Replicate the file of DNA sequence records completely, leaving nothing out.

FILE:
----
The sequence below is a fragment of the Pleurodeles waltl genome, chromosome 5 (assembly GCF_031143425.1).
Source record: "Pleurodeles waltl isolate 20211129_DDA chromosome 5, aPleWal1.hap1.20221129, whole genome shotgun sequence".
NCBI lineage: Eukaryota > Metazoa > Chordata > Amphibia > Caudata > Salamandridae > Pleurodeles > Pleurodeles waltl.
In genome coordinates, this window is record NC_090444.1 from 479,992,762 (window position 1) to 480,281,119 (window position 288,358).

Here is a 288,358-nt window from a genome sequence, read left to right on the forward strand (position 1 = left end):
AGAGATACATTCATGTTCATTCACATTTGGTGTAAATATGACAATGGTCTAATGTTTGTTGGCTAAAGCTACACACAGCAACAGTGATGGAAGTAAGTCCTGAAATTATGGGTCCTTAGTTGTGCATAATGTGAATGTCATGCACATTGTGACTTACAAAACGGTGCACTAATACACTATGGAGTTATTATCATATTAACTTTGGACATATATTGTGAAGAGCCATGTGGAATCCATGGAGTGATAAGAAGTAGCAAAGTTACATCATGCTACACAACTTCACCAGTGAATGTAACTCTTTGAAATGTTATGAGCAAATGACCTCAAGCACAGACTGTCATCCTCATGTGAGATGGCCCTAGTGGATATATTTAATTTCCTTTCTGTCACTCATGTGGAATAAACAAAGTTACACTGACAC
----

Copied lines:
The sequence below is a fragment of the Pleurodeles waltl genome, chromosome 5 (assembly GCF_031143425.1).
Source record: "Pleurodeles waltl isolate 20211129_DDA chromosome 5, aPleWal1.hap1.20221129, whole genome shotgun sequence".
NCBI lineage: Eukaryota > Metazoa > Chordata > Amphibia > Caudata > Salamandridae > Pleurodeles > Pleurodeles waltl.
In genome coordinates, this window is record NC_090444.1 from 479,992,762 (window position 1) to 480,281,119 (window position 288,358).

Here is a 288,358-nt window from a genome sequence, read left to right on the forward strand (position 1 = left end):
AGAGATACATTCATGTTCATTCACATTTGGTGTAAATATGACAATGGTCTAATGTTTGTTGGCTAAAGCTACACACAGCAACAGTGATGGAAGTAAGTCCTGAAATTATGGGTCCTTAGTTGTGCATAATGTGAATGTCATGCACATTGTGACTTACAAAACGGTGCACTAATACACTATGGAGTTATTATCATATTAACTTTGGACATATATTGTGAAGAGCCATGTGGAATCCATGGAGTGATAAGAAGTAGCAAAGTTACATCATGCTACACAACTTCACCAGTGAATGTAACTCTTTGAAATGTTATGAGCAAATGACCTCAAGCACAGACTGTCATCCTCATGTGAGATGGCCCTAGTGGATATATTTAATTTCCTTTCTGTCACTCATGTGGAATAAACAAAGTTACACTGACAC